Media release 29 November 2006
Fantastic support for new dyslexia Foundation being launched by Ruth Dyson
Officials have been overwhelmed with pre launch support for the newly formed Dyslexia Foundation of New Zealand being launched by The Hon Ruth Dyson at Cashmere Primary School in Christchurch on Wednesday 29 November.
Advocating change to New Zealand’s education policy to recognise dyslexia is a key goal of the newly formed Foundation that will give a voice to over 70,000 children aged between 5 and 18 who struggle with dyslexia with no resources or funding.
Increasing the awareness, recognition, understanding and acceptance of dyslexia as a way of thinking in New Zealand are the primary aims of the new organisation Spokesperson Guy Pope-Mayell said.
“We would like to have dyslexia recognised by the Ministry of Education so that dyslexia assessment, learning opportunities and resources can be made available to dyslexic learners throughout every school in NZ.”
“Feedback from many people and organisations around New Zealand interested in and affected by dyslexia has indicated the need for a unified voice to call for change to the current status of dyslexia in our community.”
Pope-Mayell said that the foundation has been overwhelmed with pre launch support and stressed what has been especially encouraging has been the number of schools that have joined prior to the official launch on Wednesday.
The Hon Ruth Dyson and three dyslexic school children will release 50 helium balloons to officially launch the foundation. The 50 balloons represent 10% of the 500 people at the function which is the approximate percentage of the population affected by dyslexia.
All the organisations, companies, individuals and groups that are members of the Dyslexia Foundation of New Zealand are unified in their mission to have dyslexia recognised and accepted throughout the New Zealand community and in our education system as a way of thinking.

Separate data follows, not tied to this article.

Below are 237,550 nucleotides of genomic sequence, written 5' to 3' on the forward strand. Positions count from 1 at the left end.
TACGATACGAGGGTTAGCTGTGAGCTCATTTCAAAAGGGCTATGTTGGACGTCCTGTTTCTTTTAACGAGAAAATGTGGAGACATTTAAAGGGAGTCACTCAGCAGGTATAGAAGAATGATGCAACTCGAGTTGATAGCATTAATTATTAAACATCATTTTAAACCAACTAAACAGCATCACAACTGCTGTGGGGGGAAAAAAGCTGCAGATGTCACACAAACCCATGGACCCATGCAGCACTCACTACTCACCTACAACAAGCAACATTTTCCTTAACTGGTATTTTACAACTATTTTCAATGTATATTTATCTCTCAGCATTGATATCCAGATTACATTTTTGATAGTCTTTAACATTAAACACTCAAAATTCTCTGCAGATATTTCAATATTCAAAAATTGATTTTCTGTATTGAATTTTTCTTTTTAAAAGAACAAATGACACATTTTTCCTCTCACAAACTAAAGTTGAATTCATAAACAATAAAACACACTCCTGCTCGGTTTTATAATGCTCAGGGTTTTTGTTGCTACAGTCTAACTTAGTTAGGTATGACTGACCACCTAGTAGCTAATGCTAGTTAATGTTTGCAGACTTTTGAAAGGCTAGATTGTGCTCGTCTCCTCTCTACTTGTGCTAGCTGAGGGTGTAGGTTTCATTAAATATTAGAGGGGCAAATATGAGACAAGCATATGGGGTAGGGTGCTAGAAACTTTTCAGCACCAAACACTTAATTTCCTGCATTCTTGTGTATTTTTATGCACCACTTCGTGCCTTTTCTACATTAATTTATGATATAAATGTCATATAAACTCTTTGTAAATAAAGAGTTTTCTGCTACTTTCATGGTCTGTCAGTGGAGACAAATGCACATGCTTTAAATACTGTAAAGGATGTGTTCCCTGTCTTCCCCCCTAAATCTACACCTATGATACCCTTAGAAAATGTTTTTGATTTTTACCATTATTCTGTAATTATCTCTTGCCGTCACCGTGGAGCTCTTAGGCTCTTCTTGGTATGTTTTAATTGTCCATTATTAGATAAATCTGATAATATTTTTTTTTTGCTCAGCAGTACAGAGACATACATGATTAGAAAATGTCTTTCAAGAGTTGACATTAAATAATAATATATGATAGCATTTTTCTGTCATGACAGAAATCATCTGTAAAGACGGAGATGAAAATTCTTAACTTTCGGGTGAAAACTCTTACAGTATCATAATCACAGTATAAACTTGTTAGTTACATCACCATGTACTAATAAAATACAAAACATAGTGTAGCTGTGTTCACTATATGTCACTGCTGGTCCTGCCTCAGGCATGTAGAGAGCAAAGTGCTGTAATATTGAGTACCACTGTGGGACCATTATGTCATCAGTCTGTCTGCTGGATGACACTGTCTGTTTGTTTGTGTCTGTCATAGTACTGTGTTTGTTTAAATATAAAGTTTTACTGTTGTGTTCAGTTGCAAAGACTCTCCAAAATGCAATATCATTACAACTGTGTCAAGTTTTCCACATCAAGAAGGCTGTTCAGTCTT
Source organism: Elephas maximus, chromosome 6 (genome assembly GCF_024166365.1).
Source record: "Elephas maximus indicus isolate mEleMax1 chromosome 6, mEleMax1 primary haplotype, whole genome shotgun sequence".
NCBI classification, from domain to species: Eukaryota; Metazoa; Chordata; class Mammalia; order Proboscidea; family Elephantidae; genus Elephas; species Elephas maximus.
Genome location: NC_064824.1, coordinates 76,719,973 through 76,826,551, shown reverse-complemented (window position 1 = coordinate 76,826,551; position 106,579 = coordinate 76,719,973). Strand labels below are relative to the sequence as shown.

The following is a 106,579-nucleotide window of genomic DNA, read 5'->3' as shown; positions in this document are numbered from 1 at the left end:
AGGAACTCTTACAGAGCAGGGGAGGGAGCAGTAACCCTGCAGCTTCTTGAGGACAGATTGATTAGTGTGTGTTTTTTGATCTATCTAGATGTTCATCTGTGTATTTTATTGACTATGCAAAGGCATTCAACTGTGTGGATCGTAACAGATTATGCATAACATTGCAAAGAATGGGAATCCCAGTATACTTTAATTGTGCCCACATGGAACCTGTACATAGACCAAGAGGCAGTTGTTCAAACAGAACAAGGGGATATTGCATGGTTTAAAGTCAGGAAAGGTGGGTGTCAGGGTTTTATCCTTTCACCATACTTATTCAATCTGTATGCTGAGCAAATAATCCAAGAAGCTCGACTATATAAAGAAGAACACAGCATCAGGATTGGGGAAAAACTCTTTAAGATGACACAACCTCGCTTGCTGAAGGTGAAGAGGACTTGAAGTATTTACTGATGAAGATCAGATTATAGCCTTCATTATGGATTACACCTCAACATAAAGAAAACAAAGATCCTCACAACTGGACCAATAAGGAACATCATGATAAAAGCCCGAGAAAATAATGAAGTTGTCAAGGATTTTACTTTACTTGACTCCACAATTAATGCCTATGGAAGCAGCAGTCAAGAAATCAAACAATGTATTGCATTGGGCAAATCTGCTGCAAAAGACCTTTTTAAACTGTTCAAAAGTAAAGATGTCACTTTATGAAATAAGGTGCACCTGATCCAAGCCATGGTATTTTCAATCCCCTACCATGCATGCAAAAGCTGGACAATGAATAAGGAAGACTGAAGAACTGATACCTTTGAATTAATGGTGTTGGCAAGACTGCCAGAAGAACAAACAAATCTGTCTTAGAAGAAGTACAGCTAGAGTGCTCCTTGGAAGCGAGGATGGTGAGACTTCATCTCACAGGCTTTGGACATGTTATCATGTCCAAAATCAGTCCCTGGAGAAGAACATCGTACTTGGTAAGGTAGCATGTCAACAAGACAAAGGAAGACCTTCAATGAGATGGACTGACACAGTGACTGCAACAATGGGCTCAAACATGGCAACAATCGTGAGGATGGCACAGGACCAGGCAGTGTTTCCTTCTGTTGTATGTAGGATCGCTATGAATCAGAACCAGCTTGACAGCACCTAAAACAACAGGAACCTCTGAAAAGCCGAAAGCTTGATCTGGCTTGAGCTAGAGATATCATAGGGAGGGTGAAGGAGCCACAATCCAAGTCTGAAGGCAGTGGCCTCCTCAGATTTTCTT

“The dyslexic mind thinks primarily in pictures and is actually many times faster and can offer many advantages over thinking with the sounds of words,” he said.
International statistics indicate that 4% of all children are strongly dyslexic with up to 10% of children being dyslexic to some extent. Dyslexic’s commonly experience great difficultly with reading writing, spelling and/or mathematical symbols.
Cashmere Primary School has employed a very proactive approach to dyslexia and Principal Jacqui Duncan says recognising dyslexia in our education system is long overdue.
The Dyslexia Foundation of New Zealand will provide a united voice for dyslexic people through its website that is intended to be the information portal and starting point for anyone searching for information and solutions concerning dyslexia in New Zealand.
The Foundation will build bridges between everyone working with and supporting dyslexic children and adults including parents, carers, schools, teachers and educators, dyslexia solution providers, private training organisations, central Government organisations and the Ministry of Education, social support agencies, community groups, the health & justice system, and information and resource providers.
To assist the foundation achieve this it has launched a new website -www.dyslexiafoundation.org.nz - that outlines goals, invites (free) membership and provides the opportunity for organisations and individuals to show their support for dyslexic children and adults.
Popular New Zealand award winning band Everymore have agreed that their new single, Light Surrounding You, can be used as the theme song for the New Zealand Dyslexia Foundation.
Pope-Mayell said the chart topping single’s lyrics and ‘soul’ connected emotionally with the foundation and its objectives.
There are many successful and famous people who are dyslexic. They include Tom Cruise, New Zealand’s Weta Workshop’s Richard Taylor and Virgin high flyer Richard Branson.